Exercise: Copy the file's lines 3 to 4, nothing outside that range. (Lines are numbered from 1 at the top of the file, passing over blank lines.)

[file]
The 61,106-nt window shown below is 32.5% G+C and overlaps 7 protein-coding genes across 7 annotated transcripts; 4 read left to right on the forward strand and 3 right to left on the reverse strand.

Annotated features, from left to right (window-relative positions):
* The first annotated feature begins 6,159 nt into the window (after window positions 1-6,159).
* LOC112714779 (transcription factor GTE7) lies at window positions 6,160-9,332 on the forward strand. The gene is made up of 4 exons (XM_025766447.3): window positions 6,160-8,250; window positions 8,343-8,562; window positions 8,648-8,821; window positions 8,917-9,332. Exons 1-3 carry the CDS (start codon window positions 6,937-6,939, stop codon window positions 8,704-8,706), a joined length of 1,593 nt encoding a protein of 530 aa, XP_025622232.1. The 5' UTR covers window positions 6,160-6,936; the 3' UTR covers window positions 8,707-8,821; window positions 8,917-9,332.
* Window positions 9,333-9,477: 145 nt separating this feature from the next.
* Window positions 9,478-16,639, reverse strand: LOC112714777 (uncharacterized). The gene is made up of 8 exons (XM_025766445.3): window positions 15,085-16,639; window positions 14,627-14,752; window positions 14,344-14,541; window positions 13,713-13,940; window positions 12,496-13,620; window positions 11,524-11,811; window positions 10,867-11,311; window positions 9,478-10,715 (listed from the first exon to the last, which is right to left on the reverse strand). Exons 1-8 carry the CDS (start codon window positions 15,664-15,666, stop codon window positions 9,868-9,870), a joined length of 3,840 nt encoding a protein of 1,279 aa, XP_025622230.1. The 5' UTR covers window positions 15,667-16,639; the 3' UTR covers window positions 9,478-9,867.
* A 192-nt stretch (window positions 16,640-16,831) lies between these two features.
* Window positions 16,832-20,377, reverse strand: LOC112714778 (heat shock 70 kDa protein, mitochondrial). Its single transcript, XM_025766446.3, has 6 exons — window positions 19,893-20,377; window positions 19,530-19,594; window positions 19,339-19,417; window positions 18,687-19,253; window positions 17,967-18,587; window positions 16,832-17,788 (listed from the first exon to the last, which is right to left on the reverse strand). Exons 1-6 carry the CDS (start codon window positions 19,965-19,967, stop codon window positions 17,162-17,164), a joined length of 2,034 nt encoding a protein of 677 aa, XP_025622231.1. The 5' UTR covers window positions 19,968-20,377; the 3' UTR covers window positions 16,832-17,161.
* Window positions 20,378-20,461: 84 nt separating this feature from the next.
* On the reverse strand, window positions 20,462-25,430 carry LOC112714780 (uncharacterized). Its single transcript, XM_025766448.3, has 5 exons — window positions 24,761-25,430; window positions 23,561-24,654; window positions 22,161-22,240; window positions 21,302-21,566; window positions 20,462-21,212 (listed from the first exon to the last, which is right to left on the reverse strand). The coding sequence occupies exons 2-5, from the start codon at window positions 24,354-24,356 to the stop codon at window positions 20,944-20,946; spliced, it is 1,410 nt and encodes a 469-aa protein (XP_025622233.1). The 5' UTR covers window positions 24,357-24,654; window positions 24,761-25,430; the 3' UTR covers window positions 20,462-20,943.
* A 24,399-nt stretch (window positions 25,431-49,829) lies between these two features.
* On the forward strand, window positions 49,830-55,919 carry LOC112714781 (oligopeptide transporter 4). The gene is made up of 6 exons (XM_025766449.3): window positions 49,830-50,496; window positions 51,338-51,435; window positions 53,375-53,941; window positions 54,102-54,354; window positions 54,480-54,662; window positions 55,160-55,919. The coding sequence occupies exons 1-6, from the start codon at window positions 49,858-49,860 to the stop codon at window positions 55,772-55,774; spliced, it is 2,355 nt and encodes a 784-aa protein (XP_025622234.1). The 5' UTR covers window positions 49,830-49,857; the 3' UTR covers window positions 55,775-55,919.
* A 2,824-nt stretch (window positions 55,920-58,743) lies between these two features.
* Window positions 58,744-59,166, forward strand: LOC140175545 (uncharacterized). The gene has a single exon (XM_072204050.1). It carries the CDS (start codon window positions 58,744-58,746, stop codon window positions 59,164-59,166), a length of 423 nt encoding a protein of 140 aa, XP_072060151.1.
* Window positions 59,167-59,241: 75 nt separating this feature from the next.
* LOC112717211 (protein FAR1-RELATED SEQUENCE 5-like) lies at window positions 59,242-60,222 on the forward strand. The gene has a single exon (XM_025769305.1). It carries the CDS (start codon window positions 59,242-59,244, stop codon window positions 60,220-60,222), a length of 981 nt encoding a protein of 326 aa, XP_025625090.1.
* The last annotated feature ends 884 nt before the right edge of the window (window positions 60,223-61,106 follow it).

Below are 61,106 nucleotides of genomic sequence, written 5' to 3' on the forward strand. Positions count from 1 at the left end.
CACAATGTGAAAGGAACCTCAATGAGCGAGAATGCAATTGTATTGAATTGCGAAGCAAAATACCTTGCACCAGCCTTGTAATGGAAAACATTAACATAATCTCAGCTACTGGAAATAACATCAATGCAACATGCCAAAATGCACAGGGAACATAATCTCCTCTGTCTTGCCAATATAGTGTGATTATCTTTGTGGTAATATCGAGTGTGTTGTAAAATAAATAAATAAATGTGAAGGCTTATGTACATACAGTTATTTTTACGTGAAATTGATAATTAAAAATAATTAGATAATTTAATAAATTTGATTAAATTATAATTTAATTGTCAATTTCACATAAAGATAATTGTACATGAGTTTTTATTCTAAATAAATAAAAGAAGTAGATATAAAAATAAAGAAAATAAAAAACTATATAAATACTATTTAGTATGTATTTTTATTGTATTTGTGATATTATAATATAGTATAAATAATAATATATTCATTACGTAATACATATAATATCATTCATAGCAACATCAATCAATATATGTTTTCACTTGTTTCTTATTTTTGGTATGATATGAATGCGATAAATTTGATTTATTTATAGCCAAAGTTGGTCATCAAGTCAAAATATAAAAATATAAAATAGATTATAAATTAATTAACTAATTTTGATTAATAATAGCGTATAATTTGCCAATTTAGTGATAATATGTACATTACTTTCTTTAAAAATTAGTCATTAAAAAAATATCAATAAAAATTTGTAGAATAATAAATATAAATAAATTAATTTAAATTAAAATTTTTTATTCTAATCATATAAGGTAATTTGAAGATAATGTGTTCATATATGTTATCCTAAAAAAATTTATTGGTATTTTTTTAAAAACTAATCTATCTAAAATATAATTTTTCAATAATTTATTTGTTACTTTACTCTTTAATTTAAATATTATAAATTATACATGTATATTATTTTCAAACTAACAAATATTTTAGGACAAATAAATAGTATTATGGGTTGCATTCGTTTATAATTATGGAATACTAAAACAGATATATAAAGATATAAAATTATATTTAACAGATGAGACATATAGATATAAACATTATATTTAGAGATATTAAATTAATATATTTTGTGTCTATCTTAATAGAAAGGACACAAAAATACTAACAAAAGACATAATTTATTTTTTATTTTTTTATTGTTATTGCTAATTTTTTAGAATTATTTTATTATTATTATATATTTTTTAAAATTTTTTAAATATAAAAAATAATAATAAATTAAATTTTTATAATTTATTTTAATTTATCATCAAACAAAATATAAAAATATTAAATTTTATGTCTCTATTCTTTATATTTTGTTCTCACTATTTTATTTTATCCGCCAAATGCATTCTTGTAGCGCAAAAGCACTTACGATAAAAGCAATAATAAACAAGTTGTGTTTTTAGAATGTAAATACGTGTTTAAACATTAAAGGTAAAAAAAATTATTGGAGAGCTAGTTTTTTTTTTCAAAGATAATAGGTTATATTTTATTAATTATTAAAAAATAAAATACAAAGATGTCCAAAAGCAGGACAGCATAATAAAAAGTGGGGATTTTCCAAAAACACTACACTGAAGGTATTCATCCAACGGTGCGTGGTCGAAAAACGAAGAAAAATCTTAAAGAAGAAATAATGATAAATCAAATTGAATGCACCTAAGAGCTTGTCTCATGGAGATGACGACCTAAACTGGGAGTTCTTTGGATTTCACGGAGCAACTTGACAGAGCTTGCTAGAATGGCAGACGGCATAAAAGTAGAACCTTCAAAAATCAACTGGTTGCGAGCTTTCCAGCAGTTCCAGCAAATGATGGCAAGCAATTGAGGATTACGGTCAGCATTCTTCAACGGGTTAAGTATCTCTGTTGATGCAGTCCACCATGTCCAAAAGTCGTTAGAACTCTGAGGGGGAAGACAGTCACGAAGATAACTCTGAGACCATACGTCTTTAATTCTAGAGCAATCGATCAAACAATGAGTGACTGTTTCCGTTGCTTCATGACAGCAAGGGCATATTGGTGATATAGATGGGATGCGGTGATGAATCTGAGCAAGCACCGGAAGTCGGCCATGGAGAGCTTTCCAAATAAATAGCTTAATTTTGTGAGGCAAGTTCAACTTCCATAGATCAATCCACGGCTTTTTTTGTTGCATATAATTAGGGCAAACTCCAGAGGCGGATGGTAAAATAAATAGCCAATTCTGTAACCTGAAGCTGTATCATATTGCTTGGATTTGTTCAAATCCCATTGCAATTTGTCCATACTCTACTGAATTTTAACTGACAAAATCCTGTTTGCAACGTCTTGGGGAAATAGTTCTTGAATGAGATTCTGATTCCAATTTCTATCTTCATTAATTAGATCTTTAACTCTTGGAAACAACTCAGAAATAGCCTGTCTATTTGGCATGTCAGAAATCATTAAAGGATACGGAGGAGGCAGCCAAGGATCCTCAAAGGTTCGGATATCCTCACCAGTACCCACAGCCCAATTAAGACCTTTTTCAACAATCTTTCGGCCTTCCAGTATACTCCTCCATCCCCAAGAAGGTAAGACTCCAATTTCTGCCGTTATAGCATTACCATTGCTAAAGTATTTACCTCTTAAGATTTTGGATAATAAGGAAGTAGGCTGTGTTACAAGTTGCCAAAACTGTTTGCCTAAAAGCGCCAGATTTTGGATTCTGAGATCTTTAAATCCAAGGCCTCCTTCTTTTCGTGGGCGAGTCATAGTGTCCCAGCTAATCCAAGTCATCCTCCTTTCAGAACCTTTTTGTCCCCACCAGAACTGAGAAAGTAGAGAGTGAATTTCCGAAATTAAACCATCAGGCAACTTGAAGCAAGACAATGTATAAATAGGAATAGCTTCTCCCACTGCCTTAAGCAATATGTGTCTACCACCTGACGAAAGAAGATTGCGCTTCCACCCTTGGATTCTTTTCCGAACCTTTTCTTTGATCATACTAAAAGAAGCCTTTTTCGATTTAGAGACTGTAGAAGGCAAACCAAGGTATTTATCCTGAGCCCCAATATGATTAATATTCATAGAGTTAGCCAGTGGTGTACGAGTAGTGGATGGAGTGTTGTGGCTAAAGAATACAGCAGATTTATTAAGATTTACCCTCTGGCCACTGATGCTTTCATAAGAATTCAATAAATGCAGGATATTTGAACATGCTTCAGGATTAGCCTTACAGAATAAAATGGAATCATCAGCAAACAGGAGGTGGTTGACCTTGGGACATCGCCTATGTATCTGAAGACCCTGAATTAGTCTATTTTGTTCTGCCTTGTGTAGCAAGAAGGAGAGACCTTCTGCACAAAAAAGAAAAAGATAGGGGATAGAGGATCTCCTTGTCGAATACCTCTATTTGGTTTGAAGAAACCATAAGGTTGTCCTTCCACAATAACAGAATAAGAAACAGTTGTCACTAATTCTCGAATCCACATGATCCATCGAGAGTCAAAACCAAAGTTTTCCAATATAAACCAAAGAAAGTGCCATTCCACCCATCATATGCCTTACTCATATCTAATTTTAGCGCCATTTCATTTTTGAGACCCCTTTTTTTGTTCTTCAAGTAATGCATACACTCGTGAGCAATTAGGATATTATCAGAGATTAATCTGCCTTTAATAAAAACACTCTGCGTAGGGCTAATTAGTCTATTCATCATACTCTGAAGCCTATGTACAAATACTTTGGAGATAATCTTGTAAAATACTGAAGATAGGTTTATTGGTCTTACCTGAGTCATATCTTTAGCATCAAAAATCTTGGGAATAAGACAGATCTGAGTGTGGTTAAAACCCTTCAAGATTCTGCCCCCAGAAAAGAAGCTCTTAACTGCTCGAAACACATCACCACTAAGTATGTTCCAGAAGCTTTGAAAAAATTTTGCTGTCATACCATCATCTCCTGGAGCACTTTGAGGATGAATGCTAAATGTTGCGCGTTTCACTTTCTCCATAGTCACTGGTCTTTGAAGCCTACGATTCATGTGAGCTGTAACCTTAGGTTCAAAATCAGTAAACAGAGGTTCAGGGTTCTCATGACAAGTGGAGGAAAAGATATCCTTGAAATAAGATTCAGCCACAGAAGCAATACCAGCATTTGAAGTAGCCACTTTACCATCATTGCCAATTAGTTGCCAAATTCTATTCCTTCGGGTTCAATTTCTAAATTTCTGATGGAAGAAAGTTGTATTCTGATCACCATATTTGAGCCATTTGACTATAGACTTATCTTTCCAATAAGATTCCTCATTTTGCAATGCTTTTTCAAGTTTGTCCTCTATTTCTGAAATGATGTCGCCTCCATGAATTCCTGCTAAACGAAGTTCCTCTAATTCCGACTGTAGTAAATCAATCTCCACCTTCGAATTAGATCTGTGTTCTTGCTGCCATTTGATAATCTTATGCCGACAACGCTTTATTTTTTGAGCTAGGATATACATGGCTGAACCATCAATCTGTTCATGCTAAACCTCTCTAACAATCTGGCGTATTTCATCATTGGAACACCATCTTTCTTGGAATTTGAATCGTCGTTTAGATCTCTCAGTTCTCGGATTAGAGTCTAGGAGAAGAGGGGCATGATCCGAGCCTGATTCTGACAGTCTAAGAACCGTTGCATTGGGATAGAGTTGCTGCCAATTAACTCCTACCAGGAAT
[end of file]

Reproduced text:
* The first annotated feature begins 6,159 nt into the window (after window positions 1-6,159).
* LOC112714779 (transcription factor GTE7) lies at window positions 6,160-9,332 on the forward strand. The gene is made up of 4 exons (XM_025766447.3): window positions 6,160-8,250; window positions 8,343-8,562; window positions 8,648-8,821; window positions 8,917-9,332. Exons 1-3 carry the CDS (start codon window positions 6,937-6,939, stop codon window positions 8,704-8,706), a joined length of 1,593 nt encoding a protein of 530 aa, XP_025622232.1. The 5' UTR covers window positions 6,160-6,936; the 3' UTR covers window positions 8,707-8,821; window positions 8,917-9,332.